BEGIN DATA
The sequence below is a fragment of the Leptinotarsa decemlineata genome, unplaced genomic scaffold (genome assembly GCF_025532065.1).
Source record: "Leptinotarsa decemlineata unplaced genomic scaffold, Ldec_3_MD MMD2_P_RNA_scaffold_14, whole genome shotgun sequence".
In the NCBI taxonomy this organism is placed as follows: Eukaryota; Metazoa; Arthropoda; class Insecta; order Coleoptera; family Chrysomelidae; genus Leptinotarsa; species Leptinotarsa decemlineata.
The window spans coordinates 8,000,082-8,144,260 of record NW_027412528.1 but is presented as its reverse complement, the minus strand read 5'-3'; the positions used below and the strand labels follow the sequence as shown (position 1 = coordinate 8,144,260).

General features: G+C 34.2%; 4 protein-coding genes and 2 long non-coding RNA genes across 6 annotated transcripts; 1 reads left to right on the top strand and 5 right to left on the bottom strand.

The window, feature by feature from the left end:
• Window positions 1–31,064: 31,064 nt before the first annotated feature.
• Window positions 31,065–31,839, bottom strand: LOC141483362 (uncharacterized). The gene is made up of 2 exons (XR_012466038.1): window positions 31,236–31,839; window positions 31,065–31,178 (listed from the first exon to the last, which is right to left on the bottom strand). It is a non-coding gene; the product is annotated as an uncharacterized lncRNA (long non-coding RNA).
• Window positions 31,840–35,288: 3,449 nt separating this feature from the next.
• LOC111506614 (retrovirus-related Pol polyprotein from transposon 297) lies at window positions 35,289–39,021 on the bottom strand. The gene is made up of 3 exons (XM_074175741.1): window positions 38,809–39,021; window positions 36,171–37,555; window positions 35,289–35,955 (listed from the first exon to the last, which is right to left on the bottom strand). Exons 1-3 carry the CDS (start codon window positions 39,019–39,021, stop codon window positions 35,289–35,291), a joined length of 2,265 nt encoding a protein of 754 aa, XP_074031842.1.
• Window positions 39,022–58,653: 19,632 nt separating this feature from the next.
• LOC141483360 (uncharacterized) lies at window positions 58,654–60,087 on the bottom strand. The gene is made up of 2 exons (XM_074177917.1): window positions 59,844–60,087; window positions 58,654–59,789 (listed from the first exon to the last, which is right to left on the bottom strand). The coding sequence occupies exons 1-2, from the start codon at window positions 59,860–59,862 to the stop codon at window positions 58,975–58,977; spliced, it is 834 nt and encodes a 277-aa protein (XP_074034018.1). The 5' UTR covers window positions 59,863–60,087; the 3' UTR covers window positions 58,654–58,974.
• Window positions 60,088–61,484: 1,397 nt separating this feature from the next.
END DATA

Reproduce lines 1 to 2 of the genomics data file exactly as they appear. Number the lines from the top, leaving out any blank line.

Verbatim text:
The sequence below is a fragment of the Leptinotarsa decemlineata genome, unplaced genomic scaffold (genome assembly GCF_025532065.1).
Source record: "Leptinotarsa decemlineata unplaced genomic scaffold, Ldec_3_MD MMD2_P_RNA_scaffold_14, whole genome shotgun sequence".